The Palestinians hailed the nod by UNESCO as a step forward in their quest for global recognition of an independent Palestine in the West Bank, Gaza and east Jerusalem, captured by Israel in 1967.
The centuries-old basilica is located in a part of the Israeli-occupied West Bank where the Palestinians have self-rule. UNESCO's decision was seen by them as validation of their rights to the territory.
"We are ecstatic," Palestinian spokeswoman Hanan Ashrawi said of Friday's 13-6 by UNESCO's World Heritage Committee, meeting in St. Petersburg, Russia.
The Palestinians had argued that the shrine faces imminent danger, both because of overdue repairs and Israel's continued occupation of the West Bank.
Israel and the U.S. strongly opposed the emergency bid, arguing that the church is not under threat, a position backed by a U.N. experts committee.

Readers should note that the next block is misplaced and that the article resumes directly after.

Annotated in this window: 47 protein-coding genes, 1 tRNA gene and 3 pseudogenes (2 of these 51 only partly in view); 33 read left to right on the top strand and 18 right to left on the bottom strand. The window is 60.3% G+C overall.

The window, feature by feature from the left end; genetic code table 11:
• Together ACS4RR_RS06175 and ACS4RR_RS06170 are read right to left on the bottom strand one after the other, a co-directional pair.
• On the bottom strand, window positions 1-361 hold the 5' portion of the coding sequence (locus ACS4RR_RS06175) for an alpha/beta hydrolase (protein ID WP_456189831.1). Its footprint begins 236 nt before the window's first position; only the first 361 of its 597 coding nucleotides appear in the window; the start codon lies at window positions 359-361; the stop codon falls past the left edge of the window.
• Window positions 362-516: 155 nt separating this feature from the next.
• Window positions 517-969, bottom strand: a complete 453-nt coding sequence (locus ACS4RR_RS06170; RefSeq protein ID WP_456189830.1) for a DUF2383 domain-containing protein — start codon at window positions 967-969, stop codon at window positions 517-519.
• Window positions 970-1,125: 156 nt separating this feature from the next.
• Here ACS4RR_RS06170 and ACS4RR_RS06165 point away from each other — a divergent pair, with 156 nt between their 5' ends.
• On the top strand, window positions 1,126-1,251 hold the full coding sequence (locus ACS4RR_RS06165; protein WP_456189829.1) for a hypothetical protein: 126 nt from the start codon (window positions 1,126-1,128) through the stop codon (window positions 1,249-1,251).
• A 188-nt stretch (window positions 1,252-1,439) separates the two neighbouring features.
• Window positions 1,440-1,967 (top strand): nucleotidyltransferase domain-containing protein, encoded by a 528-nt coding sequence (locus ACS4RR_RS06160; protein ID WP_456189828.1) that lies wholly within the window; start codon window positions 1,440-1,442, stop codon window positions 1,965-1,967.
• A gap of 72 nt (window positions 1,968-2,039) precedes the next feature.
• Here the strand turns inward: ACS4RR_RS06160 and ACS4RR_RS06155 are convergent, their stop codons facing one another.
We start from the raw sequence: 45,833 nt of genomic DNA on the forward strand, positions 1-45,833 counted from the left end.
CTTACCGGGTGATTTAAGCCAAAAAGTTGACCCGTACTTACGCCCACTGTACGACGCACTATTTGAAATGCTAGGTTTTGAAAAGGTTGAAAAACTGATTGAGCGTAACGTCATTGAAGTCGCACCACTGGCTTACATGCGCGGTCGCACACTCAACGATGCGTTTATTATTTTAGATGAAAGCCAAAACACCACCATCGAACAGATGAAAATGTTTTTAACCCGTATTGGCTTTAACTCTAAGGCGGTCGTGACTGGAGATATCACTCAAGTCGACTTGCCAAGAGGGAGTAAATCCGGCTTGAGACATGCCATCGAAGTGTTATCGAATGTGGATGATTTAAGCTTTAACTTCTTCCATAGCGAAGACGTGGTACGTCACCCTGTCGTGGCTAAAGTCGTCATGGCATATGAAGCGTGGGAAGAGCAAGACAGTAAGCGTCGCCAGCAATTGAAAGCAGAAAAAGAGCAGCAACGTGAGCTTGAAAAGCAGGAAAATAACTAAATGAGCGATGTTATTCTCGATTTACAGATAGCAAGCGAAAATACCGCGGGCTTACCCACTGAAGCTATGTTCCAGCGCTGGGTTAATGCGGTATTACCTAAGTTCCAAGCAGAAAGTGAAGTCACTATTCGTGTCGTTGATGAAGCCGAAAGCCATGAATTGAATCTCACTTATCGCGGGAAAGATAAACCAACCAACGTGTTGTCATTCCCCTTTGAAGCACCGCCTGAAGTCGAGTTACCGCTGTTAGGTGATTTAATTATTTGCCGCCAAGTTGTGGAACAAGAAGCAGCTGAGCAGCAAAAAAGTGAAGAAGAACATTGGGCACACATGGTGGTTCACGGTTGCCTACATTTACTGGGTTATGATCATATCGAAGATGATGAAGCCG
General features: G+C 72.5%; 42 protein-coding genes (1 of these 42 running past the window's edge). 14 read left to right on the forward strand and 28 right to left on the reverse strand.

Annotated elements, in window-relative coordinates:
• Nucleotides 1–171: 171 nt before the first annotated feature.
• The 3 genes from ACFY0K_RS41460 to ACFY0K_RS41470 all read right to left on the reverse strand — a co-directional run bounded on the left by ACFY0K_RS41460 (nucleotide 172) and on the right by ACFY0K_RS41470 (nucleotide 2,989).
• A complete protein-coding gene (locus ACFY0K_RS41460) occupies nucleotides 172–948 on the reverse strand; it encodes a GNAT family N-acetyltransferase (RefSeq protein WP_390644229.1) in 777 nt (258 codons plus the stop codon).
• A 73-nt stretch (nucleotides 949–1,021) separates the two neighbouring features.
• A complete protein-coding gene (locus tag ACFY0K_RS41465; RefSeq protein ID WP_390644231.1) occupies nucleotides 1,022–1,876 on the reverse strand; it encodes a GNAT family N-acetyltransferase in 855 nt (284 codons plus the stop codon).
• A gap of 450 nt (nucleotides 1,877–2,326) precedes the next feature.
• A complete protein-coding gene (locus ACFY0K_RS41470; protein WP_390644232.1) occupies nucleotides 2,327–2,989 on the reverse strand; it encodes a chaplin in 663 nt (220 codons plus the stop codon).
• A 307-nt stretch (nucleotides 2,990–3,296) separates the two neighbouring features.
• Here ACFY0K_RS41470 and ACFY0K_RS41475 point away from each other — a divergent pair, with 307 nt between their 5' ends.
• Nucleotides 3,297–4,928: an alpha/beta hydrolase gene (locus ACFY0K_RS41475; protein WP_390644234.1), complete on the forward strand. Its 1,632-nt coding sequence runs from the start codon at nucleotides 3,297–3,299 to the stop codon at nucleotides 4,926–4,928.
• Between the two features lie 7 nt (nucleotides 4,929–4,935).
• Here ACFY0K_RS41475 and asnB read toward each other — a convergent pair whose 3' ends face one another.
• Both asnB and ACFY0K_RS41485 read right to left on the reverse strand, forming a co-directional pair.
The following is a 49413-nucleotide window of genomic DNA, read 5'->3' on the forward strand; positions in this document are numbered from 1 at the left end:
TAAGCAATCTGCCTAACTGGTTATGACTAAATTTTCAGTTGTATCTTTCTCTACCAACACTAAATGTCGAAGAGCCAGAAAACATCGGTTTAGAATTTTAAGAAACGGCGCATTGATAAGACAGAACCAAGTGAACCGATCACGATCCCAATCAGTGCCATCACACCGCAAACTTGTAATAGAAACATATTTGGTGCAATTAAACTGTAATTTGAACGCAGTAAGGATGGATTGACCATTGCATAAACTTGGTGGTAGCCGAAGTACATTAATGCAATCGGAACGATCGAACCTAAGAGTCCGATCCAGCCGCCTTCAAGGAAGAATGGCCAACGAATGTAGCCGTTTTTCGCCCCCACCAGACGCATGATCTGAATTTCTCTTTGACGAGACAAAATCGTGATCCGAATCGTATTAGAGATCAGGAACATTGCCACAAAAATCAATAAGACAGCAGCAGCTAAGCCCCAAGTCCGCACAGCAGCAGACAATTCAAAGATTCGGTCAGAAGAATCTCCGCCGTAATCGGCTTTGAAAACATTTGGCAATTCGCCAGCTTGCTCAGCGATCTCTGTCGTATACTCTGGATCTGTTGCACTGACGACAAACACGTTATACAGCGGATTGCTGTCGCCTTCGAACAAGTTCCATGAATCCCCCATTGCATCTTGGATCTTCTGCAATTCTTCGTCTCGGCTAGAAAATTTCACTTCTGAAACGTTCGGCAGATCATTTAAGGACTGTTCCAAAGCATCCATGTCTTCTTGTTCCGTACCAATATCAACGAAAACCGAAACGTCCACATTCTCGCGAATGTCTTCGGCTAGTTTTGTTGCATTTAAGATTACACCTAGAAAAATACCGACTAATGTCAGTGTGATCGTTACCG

Israeli officials have said they don't object to the church being listed, but reject the "endangered" label which implies culpability of Israel, which in practice remains the ultimate sovereign in the West Bank.
Israeli Prime Minister Benjamin Netanyahu said the Palestinians are "engaging in unilateral actions that only distance peace" and that UNESCO is driven by political considerations.
Palestinian Foreign Minister Riad Malki said the Palestinians now plan to submit more sites in the West Bank, Gaza and east Jerusalem. The new bids could stir more political tensions, particularly in east Jerusalem, which Israel annexed to its capital after the 1967 war.